[Volume 13] A General Collection of the Best and Most Interesting Voyages and Travels in All Parts of the World
Pinkerton, John. A General Collection of Voyages and Travels Vol. 13. Longman, Hurst, Rees, and Orme, London. 1812.
Pinkerton, John (1812) A General Collection of Voyages and Travels Vol. 13. Longman, Hurst, Rees, and Orme, London.
Pinkerton, John, A General Collection of Voyages and Travels Vol. 13. Longman, Hurst, Rees, and Orme, London. 1812.
A General Collection of the Best and Most Interesting Voyages and Travels in All Parts of the World is a 17-volume compilation of travel narratives assembled by the Scottish historian and poet John Pinkerton (1758-1826), first published in Great Britain in 1808-14. A contemporary and acquaintance of the historian Edward Gibbon and the novelist Sir Walter Scott, Pinkerton wrote books on Scottish history and poetry, numismatics, and other topics, as well as his own plays and poems.
Many of the narratives were newly translated into English from French, German, Dutch, Latin, Italian, Spanish, and other European languages. Each volume is illustrated with plates. A six-volume American edition of Pinkerton's collection of voyages was published in Philadelphia in 1810-12.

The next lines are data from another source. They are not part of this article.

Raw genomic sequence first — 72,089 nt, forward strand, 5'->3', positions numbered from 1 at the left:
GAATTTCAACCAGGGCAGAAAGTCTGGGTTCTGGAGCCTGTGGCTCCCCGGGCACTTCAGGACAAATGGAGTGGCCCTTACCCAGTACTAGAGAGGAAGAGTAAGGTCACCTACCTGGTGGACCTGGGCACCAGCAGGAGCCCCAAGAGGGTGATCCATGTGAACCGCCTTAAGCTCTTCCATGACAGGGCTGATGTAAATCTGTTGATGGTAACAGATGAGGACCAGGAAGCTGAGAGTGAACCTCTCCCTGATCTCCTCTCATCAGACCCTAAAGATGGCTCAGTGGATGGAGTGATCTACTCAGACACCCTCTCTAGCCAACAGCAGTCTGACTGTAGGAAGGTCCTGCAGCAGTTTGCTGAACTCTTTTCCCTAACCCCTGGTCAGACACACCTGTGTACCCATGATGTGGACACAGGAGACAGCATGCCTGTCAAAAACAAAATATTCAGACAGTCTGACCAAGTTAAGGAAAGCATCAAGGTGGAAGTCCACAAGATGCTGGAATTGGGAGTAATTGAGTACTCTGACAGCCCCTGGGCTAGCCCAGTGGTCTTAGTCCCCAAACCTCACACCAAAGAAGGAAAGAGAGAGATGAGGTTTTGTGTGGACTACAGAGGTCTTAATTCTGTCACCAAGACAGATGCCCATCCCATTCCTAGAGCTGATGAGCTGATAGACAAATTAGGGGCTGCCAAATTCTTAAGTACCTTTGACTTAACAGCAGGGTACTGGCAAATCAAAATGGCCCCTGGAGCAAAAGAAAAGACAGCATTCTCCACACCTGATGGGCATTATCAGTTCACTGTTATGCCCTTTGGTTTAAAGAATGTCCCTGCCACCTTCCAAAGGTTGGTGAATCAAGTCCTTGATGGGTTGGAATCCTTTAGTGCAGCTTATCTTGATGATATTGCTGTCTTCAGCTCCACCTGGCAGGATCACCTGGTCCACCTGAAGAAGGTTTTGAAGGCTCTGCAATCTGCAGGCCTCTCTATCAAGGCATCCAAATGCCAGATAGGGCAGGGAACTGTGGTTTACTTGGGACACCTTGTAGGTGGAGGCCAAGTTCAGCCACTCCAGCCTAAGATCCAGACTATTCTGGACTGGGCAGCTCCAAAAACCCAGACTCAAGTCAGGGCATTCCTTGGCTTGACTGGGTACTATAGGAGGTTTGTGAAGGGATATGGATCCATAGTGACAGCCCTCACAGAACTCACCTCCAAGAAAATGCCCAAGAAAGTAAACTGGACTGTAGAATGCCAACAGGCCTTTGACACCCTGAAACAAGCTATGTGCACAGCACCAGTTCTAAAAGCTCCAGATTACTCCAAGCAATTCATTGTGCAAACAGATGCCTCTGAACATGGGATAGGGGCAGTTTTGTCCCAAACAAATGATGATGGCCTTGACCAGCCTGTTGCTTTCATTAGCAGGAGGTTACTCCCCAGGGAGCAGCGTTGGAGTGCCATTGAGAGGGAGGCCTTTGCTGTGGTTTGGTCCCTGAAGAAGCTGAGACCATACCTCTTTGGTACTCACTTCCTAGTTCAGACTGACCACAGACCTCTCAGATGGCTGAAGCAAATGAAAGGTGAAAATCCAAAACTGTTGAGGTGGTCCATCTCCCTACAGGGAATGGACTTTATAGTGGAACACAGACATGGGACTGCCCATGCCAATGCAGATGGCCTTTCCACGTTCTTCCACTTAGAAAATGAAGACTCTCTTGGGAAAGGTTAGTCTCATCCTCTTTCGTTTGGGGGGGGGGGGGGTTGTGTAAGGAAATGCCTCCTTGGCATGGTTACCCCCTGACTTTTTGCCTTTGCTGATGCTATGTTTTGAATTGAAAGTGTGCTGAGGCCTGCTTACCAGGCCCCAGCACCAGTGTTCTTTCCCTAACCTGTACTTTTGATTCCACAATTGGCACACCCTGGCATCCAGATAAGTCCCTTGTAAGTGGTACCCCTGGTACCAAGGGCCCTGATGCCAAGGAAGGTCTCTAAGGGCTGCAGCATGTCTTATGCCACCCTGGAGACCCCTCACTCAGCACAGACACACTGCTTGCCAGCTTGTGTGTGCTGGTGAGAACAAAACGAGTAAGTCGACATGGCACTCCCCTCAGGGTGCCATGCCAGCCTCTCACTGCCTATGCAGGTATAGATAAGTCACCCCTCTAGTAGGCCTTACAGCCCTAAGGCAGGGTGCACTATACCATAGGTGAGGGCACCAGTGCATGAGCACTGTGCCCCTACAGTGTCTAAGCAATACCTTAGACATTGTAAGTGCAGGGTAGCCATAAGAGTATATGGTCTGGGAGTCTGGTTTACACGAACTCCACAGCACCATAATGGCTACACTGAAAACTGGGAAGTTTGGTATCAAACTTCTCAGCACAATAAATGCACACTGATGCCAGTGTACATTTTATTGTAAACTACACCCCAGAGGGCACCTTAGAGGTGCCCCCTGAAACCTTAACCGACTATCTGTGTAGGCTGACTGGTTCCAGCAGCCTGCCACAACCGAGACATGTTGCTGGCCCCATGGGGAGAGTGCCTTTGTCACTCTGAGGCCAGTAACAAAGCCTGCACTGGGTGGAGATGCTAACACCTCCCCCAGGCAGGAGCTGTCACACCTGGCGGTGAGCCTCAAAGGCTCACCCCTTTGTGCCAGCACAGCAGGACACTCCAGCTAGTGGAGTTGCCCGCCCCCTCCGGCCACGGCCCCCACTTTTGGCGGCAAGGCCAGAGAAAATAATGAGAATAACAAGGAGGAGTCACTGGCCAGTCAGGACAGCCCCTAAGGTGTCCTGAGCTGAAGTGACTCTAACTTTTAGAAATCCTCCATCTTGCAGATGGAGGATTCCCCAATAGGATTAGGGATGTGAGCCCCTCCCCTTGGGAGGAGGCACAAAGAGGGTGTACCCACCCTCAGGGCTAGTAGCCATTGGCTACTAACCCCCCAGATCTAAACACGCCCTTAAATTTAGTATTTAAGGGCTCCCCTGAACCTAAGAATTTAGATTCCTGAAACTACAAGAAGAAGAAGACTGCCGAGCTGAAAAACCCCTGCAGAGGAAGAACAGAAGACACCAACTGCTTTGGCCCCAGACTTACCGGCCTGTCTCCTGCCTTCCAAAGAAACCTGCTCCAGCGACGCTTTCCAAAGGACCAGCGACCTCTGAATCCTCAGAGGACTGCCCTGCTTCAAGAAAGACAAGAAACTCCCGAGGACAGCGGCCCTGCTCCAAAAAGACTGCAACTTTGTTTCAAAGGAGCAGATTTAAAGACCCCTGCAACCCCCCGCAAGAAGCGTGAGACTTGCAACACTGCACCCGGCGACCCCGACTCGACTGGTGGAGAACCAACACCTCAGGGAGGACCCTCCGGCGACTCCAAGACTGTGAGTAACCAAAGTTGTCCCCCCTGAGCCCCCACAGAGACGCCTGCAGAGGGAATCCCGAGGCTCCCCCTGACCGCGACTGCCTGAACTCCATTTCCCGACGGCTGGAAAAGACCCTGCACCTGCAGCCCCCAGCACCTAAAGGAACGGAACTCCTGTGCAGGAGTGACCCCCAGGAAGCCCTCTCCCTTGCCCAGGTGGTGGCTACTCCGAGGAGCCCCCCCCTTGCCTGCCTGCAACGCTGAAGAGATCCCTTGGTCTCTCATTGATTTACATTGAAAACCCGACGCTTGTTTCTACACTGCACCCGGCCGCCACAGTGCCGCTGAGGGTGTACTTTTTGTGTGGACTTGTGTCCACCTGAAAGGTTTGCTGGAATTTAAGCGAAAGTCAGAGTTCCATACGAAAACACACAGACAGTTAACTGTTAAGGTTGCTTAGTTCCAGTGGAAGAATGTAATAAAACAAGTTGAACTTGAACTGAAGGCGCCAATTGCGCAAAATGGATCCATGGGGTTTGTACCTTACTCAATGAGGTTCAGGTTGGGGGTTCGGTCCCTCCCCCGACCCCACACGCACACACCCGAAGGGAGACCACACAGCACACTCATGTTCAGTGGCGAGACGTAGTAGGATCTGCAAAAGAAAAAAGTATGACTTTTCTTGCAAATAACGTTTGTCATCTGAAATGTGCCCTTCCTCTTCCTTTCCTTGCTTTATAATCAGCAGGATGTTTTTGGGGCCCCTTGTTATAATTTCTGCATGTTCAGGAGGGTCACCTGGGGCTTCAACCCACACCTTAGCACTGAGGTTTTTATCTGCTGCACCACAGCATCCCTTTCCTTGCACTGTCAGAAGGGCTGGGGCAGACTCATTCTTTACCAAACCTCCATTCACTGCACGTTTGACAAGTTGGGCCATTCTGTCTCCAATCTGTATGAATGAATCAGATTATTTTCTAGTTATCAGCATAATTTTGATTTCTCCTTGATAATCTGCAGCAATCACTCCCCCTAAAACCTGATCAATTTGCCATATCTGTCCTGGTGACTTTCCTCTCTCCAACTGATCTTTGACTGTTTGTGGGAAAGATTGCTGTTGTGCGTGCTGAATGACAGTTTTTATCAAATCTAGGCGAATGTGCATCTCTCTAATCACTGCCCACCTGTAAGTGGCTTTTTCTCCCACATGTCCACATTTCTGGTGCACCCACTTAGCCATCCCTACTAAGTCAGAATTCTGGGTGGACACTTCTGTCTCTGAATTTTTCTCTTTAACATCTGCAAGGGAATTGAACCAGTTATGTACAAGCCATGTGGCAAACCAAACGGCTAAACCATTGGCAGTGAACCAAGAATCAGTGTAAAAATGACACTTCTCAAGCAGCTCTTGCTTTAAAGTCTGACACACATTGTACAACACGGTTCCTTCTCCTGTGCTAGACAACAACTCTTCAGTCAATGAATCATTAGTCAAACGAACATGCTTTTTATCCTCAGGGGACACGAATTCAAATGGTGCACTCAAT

Shown here is the 13th volume of the original London edition, which includes narratives of travel by Europeans to North America from the late-16th century to the 1770s. Some of the earliest accounts presented were gathered by Captain John Smith (1580-1631), an important figure in the survival of the first permanent English settlement in the New World. Also included are the letters and memoirs of Baron de Lahontan (1666-1716), which deal with the Anglo-French competition for dominance in Canada and New England; the narrative of Pehr Kalm (1716-79), a Swedish-Finnish natural historian and friend and student of Linnaeus, who wrote about discoveries of trees and other plants that might prove economically profitable in Europe; and an account by Nicolas-Joseph Thiery de Menonville (1739-80), botanist to King Louis XVI of France, of his expedition in 1777 via present-day Haiti and Cuba to Oaxaca, Mexico, for the purpose of stealing the secret of cochineal, the valuable red dye produced by a tiny insect that feeds on Opuntia (the prickly-pear cactus or nopal).
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